Tue 20 Aug 2013
Filed under: Interviews,News
During the two years since the suspension of the Myitsone dam, the Chinese government has resorted to commercial and diplomatic channels to lobby Myanmar for the resumption of the project. Meanwhile, it has been summarizing and reviewing the work China has done in Myanmar.
In an interview, the Economic Counselor of Chinese Embassy in Myanmar, Jin Honggen stated that one main reason for the misunderstanding about Chinese hydropower projects was the lack of public relations work by China.
“In the past, we did things without saying anything, or we did a lot but only talked a little. Now our companies must both do things and talk about them,” says Jin Honggen.
Reporter: The Myitsone dam has been suspended for two years. Where do you see its future?
Jin: The Myitsone project is a cooperative project signed jointly by the Chinese and Myanmar governments. Therefore, it is not reasonable for Myanmar to unilaterally suspend it. The Chinese government has resorted to commercial and diplomatic channels to lobby Myanmar for the resumption of the project.
Myanmar told China that although the Myitsone dam is temporarily suspended, China could continue with the other six hydropower projects. Our concern is that with the current confrontation in northern Myanmar, it would be neither safe nor appropriate to work on the other six hydropower dams.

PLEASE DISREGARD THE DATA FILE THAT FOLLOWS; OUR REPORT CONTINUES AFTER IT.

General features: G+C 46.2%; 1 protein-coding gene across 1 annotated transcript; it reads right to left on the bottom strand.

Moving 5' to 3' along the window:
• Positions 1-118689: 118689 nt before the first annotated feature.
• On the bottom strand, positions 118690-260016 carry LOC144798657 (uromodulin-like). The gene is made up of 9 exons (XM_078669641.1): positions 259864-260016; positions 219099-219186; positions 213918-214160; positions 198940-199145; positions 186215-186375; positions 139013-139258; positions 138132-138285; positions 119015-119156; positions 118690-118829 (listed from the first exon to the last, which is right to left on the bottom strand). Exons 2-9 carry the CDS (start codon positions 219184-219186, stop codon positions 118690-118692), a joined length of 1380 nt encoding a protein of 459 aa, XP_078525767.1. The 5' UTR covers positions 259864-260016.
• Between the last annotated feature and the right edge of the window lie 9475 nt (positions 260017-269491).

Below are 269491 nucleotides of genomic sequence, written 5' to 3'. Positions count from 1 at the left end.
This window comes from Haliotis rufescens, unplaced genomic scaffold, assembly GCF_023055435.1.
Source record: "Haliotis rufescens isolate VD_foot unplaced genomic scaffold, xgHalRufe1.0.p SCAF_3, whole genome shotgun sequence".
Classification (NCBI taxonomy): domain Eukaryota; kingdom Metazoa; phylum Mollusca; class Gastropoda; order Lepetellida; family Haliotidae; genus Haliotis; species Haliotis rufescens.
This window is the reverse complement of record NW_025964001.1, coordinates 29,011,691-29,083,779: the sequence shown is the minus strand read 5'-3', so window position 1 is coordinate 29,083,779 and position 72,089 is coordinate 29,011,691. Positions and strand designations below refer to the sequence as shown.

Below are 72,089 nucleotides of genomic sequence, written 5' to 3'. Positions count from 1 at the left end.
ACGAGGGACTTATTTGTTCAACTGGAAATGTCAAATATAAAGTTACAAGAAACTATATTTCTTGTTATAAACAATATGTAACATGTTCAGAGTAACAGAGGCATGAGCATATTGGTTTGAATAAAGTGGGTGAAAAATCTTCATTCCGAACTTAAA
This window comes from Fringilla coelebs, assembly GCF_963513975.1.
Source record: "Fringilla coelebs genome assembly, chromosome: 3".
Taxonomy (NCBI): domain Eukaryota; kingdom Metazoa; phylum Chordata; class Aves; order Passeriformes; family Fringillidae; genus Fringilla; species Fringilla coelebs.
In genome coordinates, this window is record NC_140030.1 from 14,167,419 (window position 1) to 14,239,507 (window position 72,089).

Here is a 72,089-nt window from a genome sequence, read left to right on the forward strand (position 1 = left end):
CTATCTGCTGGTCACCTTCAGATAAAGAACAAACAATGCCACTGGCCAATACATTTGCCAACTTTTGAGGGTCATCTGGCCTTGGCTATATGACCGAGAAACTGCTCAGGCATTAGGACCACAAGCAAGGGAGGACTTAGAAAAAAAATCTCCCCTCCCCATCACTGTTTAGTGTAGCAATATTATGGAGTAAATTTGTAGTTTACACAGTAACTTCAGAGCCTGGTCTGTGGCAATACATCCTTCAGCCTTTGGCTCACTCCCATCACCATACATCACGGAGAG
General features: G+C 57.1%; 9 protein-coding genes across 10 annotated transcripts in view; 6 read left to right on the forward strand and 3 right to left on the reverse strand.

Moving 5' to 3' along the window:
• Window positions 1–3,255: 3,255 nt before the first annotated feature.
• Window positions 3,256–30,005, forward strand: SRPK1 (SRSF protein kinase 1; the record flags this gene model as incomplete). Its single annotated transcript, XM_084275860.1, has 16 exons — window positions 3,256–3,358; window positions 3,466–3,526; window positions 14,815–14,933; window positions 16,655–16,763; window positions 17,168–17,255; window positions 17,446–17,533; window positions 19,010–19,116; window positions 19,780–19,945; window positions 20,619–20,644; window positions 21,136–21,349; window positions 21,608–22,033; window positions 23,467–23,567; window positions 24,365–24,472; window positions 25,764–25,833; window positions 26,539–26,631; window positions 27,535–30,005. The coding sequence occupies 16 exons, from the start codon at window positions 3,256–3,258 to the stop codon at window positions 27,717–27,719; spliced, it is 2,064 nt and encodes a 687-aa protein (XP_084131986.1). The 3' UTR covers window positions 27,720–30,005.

The Myitsone project is beneficial to both the economy and employment in Myanmar. Suspending it will be a major loss for that country as well. Myanmar suffers from a high unemployment rate. Our internal statistics show that during the winter agricultural fallow season, 75% of Myanmar’s labor force is unemployed. The construction of the Myitsone dam will bring 40,000- 50,000 jobs, which will help to alleviate the unemployment situation of Myanmar. Now that the Myitsone dam is suspended, the water of the Irrawaddy river is flowing in vain. It can neither help to solve the country’s power shortage nor bring foreign exchange through the sale of power to China.
Reporter: After the suspension of Myitsone dam, western investment turned out to be simply lip service. After serious reconsideration, will Myanmar return to seeking Chinese investment?
Jin: In my personal view, one of the reasons for the suspension of the dam is the new government’s shift to a policy balance between East and the West. Myanmar also wanted to show its good will to the West in exchange for their investment.
But according to our observation, in the past two years, the West has contributed no real benefits to Myanmar. Many western officials and companies have visited the country, but failed to fulfill many of their commitments.
The new government has been in power for two years now. The ADB released a statement at the beginning of this April saying that Myanmar’s growth rate in fiscal year 2012 was 6.3% and the estimated rate for 2013 would be 6.5%. ADB’s assessment also includes an estimate of the 2013 inflation rate in Myanmar at 5.1%. Myanmar people say that there are now more cars on the roads, but most of the cars are old second-hand cars from Japan. Myanmar has also discovered that the West cannot give it anything.